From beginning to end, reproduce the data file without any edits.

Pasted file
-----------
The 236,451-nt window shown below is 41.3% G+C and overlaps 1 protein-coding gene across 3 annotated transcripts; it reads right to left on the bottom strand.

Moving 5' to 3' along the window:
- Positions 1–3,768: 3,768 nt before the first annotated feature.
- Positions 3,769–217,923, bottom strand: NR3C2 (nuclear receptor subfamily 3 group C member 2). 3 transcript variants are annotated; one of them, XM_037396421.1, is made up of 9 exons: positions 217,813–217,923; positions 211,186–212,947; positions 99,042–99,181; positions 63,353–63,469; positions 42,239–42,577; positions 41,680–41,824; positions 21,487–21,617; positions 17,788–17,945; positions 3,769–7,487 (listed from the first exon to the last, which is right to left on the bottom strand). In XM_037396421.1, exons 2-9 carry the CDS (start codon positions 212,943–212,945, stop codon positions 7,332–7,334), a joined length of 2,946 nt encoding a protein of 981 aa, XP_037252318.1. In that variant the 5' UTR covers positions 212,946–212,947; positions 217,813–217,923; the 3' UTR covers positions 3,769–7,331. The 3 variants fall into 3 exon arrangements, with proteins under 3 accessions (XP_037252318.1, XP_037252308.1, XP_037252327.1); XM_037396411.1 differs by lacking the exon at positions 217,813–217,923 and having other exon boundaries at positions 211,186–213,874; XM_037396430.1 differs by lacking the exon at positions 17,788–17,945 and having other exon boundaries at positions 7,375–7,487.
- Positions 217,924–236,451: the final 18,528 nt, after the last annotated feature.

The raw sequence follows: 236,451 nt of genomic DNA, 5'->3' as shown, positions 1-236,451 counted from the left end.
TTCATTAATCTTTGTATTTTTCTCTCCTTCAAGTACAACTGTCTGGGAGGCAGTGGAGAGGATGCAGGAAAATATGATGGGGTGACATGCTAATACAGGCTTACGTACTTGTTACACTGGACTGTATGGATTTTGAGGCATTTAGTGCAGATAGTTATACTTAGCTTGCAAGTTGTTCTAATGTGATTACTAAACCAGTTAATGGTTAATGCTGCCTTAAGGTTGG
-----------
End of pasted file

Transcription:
The 236,451-nt window shown below is 41.3% G+C and overlaps 1 protein-coding gene across 3 annotated transcripts; it reads right to left on the bottom strand.

Moving 5' to 3' along the window:
- Positions 1–3,768: 3,768 nt before the first annotated feature.
- Positions 3,769–217,923, bottom strand: NR3C2 (nuclear receptor subfamily 3 group C member 2). 3 transcript variants are annotated; one of them, XM_037396421.1, is made up of 9 exons: positions 217,813–217,923; positions 211,186–212,947; positions 99,042–99,181; positions 63,353–63,469; positions 42,239–42,577; positions 41,680–41,824; positions 21,487–21,617; positions 17,788–17,945; positions 3,769–7,487 (listed from the first exon to the last, which is right to left on the bottom strand). In XM_037396421.1, exons 2-9 carry the CDS (start codon positions 212,943–212,945, stop codon positions 7,332–7,334), a joined length of 2,946 nt encoding a protein of 981 aa, XP_037252318.1. In that variant the 5' UTR covers positions 212,946–212,947; positions 217,813–217,923; the 3' UTR covers positions 3,769–7,331. The 3 variants fall into 3 exon arrangements, with proteins under 3 accessions (XP_037252318.1, XP_037252308.1, XP_037252327.1); XM_037396411.1 differs by lacking the exon at positions 217,813–217,923 and having other exon boundaries at positions 211,186–213,874; XM_037396430.1 differs by lacking the exon at positions 17,788–17,945 and having other exon boundaries at positions 7,375–7,487.
- Positions 217,924–236,451: the final 18,528 nt, after the last annotated feature.

The raw sequence follows: 236,451 nt of genomic DNA, 5'->3' as shown, positions 1-236,451 counted from the left end.
TTCATTAATCTTTGTATTTTTCTCTCCTTCAAGTACAACTGTCTGGGAGGCAGTGGAGAGGATGCAGGAAAATATGATGGGGTGACATGCTAATACAGGCTTACGTACTTGTTACACTGGACTGTATGGATTTTGAGGCATTTAGTGCAGATAGTTATACTTAGCTTGCAAGTTGTTCTAATGTGATTACTAAACCAGTTAATGGTTAATGCTGCCTTAAGGTTGG